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Every Sport Organization Needs An Emergency Action Plan

By now, most sports fans have heard about the cardiac arrest sustained on the field by Christian Eriksen, the Danish soccer player at the UEFA soccer tournament. Exceptionally fast and superbly skilled action taken by the medical staff (and Denmark’s captain Simon Kjaer) looks to have saved Eriksen’s life.

That medical team knew exactly what to do because they trained for it, had a plan, and executed because they practice what to do.

Sports teams at every level of play should take some lessons from that type of serious incident.

Today I’d like to write briefly about an Emergency Action Plan (EAP). The EAP is a written set of systems and processes that are followed if a serious health or environmental condition occurs. By having a plan and rehearsing it ahead of the season it gives an organization the best possible chance that appropriate steps are taken to address the situation. This is an area that is often neglected, even at the high school level where state laws might require that schools have and rehearse a plan. When something happens, you absolutely don’t want to be panicking thinking of “what do we do now” scenarios.

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The Rise Of The Maximalist Running Shoe

During the last year, many people switched their previous gym-based fitness to at-home fitness and what would also be called “old school” activities like outdoor running, walking, and cycling (and golf!).

There’s also been an interesting switch in the popularity of heavily padded or cushioned soles in running shoes. Relatively recently there was an emphasis on “minimalist” shoes which would supposedly promote a more natural running gait, but in the last year or so the pendulum has swung the other way. Heavily stacked and thickly cushioned running shoes are taking over.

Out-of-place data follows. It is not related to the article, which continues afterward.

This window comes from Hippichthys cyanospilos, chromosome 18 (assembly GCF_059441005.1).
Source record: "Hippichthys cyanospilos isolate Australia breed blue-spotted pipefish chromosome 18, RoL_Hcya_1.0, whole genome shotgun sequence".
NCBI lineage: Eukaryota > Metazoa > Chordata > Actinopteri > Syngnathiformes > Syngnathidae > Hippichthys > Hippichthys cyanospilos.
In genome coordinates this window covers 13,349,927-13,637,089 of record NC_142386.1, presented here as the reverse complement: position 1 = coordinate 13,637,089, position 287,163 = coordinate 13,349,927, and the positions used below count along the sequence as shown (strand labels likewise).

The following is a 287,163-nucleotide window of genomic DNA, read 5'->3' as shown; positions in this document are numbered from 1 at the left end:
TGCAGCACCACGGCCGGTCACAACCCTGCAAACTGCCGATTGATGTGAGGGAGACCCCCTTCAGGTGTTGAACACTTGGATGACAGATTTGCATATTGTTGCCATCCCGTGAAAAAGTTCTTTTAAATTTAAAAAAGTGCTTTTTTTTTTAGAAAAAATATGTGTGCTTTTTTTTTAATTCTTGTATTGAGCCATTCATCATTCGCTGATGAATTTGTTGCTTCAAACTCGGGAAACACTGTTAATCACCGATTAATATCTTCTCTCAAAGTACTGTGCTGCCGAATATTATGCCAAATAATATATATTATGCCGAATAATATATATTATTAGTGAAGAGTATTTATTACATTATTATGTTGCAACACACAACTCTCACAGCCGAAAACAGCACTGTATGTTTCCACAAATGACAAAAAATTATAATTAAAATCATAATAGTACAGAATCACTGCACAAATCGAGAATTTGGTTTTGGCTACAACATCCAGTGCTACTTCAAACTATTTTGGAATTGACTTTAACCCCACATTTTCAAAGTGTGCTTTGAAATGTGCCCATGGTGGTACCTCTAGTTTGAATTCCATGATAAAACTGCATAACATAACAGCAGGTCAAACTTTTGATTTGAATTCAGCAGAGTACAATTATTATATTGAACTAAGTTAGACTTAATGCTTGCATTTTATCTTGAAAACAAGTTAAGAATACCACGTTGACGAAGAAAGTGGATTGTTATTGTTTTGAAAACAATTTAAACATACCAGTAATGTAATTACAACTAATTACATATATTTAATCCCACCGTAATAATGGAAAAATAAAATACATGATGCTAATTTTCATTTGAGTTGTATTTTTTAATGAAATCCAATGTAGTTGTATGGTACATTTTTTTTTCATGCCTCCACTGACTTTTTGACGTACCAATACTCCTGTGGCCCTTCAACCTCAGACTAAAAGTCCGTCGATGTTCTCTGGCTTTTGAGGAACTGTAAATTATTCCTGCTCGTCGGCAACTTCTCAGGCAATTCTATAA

You would think that the increased cushioning in the sole of these running shoes would lead to better shock absorption and reduced ground reaction force. But a few recent studies have actually found the opposite, that ground reaction forces are increased rather than decreased. What that means for a sore knee or hip remains to be seen, but the science is interesting.

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CDC Issues New Guidance For Fully Vaccinated Adults

On March 9, the CDC issued new guidelines for people fully vaccinated against COVID-19. “Fully vaccinated” is defined as people who have received and are at least two weeks out from both doses of the Pfizer or Moderna vaccines or the single dose of the Johnson & Johnson vaccine.

Fully vaccinated people can now gather with each other indoors without masks or six-feet of physical distancing. They can visit unvaccinated people from a single household if everyone in that household is at low risk of developing a severe case of COVID-19.

And perhaps even better news, fully vaccinated people with no COVID symptoms no longer have to quarantine or be tested following an exposure to someone with suspected or confirmed COVID-19.

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COVID Effects On The Athlete’s Heart

Since early in the pandemic, COVID-19 has been associated with heart problems, including reduced ability to pump blood and abnormal heart rhythms. But it’s been an open question whether these problems are caused by the virus infecting the heart, or an inflammatory response to viral infection elsewhere in the body. Such details have implications for understanding how best to treat coronavirus infections that affect the heart.

In a recent scientific publication, a collaboration between medical and athletic training staffs from 6 major U.S. professional sports leagues showed that the rate of return to sports participation after COVID-19 infection is very high.

The rate of return to sports for collegiate and high school athletes is also believed to be high, with very low risk for heart damage. However, the issue has not been well studied in the younger age groups, and caution is still needed.